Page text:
Some initial coin offering (ICO) issuers have decided to raise funds from overseas markets due to lower advisory fees and sluggishness in the domestic fund-raising process for ICOs, says a blockchain expert.
Karndee Leopairote, chief executive of Icora Consultant, said the process of launching ICOs in Thailand’s digital asset market is lethargic and no ICO portals have received an authorised operating licence so far.
Such tepid development has prompted some ICO projects to raise funds in overseas markets instead, Ms Karndee said.
Thailand is one of the first countries to establish regulations to supervise digital asset investment.
The royal decree on digital assets has been effective since May 14. The Securities and Exchange Commission (SEC) is tasked with regulating ICOs and other digital asset businesses, including digital exchanges as well as brokers and dealers involved with digital asset transactions.
The Finance Ministry has the authority to issue operating licences for businesses seeking to operate digital asset businesses.
Earlier, SEC secretary-general Rapee Sucharitakul said a certified ICO portal was likely to emerge last month, with the first authorised ICO offering possibly occurring this month.
The six businesses seeking licences to operate as digital asset exchanges are Bitcoin Co (bx.in.th), Bitkub Online Co Ltd (bitkub.com), Cash2Coins Co Ltd (cash2coins.com), Satang Corporation Co Ltd (tdax.com), Coin Asset Co Ltd (coinasset.co.th) and Southeast Asia Digital Exchange Co Ltd (seadex.io).
The two businesses seeking licences to operate as digital asset dealers are Coins TH Co (coins.co.th) and Digital Coin Co Ltd (thaiwm.com).
“There are many ICO projects waiting to raise funds on the Thai market, as there is a perception that the domestic digital asset trade is governed under the digital asset royal decree, where there are clauses for investor protection,” Ms Karndee said. “We are willing to comply with the digital asset royal decree, but we cannot force ICO issuers to raise funds only in the domestic market. They have taken an opportunity to raise funds abroad due to a quicker fund-raising procedure and cheaper advisory fees.
“With careful consideration by the SEC, [approving operating licences] will take time.”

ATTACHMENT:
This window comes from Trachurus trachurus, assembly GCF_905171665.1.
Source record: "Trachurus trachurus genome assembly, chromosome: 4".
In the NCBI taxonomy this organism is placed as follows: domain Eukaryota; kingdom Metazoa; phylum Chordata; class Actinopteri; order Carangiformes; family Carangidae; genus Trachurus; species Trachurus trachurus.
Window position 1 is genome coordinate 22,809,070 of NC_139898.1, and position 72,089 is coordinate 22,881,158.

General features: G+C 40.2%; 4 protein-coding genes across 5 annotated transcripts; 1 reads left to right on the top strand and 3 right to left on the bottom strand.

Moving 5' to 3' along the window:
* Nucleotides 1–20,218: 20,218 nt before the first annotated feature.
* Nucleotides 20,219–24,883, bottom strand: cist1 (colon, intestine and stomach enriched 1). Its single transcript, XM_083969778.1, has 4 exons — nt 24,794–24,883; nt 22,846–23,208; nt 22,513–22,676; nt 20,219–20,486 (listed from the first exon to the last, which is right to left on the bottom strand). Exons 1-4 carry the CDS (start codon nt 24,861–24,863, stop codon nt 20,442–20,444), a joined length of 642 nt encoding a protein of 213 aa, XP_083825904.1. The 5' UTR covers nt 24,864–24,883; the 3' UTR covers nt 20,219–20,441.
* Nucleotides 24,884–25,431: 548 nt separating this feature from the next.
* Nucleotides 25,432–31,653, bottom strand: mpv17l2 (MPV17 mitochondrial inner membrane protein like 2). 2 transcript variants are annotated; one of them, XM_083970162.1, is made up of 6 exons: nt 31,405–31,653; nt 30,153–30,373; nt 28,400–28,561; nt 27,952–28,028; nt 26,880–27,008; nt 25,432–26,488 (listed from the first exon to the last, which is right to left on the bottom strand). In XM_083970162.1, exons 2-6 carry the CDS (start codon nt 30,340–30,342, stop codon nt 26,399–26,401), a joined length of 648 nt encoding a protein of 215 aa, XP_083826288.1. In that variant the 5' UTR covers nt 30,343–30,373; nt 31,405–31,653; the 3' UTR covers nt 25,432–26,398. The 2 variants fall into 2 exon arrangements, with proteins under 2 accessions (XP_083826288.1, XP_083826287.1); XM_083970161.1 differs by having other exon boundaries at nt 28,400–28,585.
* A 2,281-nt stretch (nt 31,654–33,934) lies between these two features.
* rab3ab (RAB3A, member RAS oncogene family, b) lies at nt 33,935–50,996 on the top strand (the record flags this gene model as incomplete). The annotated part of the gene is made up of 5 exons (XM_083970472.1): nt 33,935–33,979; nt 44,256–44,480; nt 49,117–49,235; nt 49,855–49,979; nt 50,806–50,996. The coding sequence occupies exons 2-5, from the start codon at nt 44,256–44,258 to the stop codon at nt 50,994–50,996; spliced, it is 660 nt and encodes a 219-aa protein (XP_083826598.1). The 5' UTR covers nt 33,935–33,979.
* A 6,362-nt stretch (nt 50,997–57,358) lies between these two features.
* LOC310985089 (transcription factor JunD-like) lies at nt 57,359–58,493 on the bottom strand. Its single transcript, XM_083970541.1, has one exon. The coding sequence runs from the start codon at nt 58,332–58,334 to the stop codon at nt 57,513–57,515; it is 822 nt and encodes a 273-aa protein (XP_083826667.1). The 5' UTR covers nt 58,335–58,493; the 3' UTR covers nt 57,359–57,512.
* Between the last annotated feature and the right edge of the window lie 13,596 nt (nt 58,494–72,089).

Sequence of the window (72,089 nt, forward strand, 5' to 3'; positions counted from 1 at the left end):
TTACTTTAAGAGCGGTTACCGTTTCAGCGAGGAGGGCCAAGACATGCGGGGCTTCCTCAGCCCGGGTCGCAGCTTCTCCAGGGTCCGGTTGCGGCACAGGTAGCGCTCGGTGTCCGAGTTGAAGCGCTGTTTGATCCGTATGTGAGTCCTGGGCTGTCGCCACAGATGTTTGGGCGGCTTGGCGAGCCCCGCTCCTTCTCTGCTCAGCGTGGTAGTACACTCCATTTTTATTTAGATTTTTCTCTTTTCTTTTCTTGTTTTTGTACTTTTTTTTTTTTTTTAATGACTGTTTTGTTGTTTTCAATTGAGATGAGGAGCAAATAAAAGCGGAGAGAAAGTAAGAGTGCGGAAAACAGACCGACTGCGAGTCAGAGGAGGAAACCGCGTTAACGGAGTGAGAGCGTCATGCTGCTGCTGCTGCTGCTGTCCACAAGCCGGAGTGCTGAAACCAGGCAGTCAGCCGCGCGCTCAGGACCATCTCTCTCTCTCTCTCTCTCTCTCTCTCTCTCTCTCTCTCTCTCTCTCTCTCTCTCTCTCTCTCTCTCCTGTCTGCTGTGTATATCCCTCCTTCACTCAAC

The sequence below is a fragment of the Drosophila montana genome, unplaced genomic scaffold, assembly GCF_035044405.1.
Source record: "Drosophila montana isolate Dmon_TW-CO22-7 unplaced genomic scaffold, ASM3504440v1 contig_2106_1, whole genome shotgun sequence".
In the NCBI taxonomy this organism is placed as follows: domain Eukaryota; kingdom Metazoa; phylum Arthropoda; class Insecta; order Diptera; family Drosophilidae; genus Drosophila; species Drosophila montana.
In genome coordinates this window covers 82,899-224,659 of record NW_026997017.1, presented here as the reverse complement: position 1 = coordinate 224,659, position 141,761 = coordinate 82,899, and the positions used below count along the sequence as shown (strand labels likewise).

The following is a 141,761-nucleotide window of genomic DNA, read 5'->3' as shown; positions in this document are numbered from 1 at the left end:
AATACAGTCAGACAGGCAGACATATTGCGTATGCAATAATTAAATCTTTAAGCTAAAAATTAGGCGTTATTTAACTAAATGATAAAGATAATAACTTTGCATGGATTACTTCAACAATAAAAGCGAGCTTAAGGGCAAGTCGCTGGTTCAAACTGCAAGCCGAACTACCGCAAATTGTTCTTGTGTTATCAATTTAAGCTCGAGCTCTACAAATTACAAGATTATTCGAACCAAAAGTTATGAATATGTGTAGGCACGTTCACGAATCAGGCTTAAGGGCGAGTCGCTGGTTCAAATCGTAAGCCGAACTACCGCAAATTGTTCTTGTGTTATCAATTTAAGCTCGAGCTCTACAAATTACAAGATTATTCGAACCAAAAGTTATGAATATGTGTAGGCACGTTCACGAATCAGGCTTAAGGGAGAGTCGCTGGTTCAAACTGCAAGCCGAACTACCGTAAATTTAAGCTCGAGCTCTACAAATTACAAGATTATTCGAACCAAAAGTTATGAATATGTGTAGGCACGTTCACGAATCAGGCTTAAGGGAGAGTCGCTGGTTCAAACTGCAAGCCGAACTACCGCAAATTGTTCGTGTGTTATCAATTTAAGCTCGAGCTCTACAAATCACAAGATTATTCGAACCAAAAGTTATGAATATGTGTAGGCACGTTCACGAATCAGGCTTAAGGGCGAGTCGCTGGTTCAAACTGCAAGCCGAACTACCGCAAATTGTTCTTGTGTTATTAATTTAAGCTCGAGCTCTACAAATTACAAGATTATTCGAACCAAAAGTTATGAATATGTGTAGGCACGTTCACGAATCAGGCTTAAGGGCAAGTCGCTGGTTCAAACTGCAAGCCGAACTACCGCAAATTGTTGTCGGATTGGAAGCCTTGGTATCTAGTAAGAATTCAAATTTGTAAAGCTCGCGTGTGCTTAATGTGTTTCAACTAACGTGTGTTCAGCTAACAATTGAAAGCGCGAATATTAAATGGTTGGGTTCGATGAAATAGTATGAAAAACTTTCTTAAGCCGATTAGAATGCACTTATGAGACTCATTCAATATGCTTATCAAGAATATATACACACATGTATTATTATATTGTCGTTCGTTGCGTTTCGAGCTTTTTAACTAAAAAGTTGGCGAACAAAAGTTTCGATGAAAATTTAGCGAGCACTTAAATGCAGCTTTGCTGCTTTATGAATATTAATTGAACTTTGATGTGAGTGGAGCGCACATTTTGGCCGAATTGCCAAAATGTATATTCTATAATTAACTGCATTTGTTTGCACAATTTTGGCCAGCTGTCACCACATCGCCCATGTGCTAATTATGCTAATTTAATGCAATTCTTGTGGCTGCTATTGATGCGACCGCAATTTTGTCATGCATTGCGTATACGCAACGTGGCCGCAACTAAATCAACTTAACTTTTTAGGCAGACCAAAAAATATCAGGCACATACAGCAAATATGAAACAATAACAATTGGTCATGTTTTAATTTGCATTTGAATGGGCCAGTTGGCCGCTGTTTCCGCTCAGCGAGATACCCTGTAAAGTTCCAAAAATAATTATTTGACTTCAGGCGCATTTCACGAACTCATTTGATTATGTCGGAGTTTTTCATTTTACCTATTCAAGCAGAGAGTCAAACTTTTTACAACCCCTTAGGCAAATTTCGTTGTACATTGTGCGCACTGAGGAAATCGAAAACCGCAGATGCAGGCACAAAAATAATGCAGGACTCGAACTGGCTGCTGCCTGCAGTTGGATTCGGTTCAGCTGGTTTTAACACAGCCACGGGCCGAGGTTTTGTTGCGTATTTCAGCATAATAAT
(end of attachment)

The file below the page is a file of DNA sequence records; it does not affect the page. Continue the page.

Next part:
In addition to the lengthy ICO fund-raising process in Thailand, the high cost of financial adviser fees and swift changes in market conditions and new technologies are other reasons that some companies have decided to raise funds from ICOs abroad, she said.
“The fund-raising process for ICOs is similar to that for IPOs,” Ms Karndee said.
ICOs in Thailand have problems related to demand and supply, she said.
“Local investors are not ready to invest in this kind of asset,” she said. “Investment information does not cover this investor group.”
Meanwhile, there are many issuers interested in securities token offerings (STOs), and it is suggested that the SEC should consider supervising STOs under the digital asset royal decree, Ms Karndee said.
STOs are digital tokens backed by real assets such as gold or real estate.
STOs are another kind of digital asset that could be governed under the digital asset royal decree, she said.
STO is a term coined in a jurisdiction where people are debating whether a particular token is a security, said Pariya Techamuanvivit, director for corporate affairs at the SEC.
If an issuer decides to treat tokens as securities, the sale of tokens must follow securities law, Mr Pariya said.
Depending on their design, some digital tokens might be considered securities and fall under the Securities and Exchange Act, he said.
“If an issuer wants to offer tokens in Thailand and the design of the tokens does not fall under securities law, the digital asset regime may be used,” Mr Pariya said. “If it falls under stocks or bonds, then the issuer might not be able to offer the tokens as there may be regulatory obstacles that need to be fixed. The SEC is looking into this.”
If an STO issuer is a registered company overseas and launches an STO outside of Thailand with no intention to solicit investors in Thailand, the SEC’s regulations will not be applied, he said.